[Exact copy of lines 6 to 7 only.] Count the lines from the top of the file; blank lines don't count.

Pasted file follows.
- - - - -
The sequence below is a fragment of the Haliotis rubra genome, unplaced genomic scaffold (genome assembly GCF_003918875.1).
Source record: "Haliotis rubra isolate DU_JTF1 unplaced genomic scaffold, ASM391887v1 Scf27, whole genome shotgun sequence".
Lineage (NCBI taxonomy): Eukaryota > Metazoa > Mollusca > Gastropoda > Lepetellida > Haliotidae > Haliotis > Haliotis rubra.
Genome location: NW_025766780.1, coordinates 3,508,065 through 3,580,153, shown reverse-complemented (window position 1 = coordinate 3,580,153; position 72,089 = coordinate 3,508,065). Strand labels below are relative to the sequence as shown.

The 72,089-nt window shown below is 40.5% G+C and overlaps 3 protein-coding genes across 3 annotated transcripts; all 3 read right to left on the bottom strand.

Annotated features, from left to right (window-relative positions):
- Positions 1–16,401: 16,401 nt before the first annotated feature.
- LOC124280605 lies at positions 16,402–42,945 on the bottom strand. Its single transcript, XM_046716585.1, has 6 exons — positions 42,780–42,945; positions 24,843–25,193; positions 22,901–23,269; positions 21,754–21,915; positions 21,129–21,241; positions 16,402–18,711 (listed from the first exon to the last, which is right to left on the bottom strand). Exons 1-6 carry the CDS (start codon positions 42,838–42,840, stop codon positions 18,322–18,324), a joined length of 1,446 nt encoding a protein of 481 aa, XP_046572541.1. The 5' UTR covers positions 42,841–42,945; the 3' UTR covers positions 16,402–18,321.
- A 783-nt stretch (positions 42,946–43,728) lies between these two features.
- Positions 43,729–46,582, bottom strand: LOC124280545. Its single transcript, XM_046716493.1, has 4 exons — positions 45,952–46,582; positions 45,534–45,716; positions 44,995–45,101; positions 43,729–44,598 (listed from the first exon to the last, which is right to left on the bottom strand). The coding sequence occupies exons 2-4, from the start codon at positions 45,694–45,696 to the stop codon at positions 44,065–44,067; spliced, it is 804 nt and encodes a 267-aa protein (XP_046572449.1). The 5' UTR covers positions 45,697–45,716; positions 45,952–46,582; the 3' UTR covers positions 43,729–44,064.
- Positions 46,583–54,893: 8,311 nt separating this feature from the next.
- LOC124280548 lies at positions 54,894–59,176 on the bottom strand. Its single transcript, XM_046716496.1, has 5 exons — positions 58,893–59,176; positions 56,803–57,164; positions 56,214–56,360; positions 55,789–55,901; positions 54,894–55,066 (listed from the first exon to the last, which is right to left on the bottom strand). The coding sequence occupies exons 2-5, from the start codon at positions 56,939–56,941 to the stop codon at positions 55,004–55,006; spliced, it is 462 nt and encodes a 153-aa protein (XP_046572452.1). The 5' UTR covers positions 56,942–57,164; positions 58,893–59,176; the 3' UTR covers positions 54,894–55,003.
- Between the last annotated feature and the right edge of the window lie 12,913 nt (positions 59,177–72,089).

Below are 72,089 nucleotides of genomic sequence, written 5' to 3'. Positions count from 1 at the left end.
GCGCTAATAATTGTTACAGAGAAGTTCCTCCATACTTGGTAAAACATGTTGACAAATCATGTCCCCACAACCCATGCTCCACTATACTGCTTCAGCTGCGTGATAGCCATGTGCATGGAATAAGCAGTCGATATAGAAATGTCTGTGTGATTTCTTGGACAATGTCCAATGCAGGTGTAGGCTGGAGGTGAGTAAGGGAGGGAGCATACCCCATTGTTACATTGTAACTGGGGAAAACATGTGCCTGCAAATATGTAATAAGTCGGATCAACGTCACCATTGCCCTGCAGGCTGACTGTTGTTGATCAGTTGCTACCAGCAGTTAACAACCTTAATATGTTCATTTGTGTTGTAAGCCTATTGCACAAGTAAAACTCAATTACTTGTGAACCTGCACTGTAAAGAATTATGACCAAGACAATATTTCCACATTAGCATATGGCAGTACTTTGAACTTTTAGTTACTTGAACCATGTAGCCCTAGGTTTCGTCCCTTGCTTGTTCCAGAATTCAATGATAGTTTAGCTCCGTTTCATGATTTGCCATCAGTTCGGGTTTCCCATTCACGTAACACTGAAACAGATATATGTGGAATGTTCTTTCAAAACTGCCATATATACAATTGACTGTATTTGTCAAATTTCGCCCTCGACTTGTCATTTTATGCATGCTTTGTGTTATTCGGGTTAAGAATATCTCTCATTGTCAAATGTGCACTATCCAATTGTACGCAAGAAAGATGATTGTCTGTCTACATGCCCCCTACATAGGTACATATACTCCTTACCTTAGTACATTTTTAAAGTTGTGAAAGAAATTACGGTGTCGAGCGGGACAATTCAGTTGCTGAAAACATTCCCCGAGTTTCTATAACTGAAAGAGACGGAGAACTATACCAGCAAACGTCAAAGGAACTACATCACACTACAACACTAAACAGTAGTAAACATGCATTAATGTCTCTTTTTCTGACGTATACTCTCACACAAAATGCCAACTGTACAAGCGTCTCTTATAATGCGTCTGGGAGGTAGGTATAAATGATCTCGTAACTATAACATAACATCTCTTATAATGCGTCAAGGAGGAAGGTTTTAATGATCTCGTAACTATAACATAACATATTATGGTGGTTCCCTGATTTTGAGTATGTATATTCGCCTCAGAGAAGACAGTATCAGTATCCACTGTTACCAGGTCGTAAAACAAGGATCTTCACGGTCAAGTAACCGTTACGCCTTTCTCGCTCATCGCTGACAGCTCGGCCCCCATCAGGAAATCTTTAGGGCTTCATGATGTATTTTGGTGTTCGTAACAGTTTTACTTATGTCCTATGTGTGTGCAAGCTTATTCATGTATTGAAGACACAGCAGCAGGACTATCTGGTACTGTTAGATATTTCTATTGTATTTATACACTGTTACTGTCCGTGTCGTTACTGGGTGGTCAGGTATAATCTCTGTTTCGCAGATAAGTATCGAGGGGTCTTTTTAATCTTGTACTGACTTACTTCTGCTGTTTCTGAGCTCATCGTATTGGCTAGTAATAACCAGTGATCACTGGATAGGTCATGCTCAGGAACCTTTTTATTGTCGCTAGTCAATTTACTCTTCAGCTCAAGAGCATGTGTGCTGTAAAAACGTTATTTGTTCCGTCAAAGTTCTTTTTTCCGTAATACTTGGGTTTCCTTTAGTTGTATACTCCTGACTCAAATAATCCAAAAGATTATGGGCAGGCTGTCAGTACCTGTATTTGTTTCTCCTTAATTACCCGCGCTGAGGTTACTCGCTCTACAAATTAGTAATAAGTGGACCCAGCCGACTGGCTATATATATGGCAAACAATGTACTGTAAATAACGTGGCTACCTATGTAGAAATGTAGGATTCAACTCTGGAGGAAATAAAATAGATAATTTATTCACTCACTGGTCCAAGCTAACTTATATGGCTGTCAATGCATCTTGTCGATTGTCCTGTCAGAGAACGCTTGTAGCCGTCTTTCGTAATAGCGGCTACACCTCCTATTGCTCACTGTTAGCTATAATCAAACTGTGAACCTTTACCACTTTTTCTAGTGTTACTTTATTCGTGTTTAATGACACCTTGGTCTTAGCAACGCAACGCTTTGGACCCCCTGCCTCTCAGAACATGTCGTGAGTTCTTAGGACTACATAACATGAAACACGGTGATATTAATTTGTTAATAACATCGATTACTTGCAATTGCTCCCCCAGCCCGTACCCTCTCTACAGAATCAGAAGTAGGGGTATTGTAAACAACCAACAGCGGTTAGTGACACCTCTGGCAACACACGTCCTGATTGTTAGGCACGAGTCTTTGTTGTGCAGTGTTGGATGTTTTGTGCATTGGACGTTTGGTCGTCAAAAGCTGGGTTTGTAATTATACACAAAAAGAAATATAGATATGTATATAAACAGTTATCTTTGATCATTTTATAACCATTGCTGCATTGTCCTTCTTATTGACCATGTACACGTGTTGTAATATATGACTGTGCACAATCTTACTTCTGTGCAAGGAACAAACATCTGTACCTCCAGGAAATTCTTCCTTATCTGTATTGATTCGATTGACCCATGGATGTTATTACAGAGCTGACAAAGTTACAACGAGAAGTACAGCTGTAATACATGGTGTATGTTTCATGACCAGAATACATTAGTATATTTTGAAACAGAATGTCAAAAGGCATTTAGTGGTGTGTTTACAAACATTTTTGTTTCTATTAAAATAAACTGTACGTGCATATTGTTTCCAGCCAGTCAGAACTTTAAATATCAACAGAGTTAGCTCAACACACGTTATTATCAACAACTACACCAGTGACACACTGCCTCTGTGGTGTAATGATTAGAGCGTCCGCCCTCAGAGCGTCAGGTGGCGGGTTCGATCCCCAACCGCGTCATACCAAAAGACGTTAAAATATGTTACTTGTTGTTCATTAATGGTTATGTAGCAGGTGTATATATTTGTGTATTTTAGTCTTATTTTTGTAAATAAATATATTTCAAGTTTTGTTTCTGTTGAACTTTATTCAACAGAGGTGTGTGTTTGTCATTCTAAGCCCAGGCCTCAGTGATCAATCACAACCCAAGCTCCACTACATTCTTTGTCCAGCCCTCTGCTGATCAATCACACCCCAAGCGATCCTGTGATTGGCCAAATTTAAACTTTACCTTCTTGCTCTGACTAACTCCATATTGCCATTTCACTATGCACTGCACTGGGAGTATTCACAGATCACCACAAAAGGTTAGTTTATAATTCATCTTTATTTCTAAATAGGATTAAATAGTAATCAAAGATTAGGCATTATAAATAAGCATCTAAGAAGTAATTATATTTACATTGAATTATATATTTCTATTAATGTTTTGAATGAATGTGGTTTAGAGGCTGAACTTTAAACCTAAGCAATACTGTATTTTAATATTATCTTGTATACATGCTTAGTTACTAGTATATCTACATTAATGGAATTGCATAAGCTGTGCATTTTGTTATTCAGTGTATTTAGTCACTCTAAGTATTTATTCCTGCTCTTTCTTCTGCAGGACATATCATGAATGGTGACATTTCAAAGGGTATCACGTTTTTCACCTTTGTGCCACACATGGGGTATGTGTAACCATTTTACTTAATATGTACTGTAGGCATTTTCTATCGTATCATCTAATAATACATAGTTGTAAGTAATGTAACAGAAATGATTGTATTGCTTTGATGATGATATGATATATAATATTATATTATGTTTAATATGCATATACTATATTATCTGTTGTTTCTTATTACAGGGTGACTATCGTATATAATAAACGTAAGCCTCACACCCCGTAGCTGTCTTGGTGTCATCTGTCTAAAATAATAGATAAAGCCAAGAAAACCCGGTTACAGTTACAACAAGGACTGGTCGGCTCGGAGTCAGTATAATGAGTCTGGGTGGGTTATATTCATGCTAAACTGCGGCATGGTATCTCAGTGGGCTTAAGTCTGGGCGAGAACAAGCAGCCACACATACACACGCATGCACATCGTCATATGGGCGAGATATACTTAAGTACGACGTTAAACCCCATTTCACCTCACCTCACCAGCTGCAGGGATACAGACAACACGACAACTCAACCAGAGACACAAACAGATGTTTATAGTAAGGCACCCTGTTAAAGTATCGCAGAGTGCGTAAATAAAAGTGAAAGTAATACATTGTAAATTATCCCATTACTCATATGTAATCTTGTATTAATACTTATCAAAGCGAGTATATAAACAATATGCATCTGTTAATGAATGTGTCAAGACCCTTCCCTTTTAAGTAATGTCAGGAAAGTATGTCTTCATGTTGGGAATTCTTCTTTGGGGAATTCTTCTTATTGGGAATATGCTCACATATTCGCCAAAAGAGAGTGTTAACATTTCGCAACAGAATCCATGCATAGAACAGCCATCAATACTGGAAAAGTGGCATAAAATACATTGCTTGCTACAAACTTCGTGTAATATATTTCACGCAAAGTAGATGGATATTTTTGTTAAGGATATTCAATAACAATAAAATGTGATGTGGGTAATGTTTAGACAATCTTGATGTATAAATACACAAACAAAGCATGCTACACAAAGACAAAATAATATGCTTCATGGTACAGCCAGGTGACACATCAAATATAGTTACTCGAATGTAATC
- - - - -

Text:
Annotated features, from left to right (window-relative positions):
- Positions 1–16,401: 16,401 nt before the first annotated feature.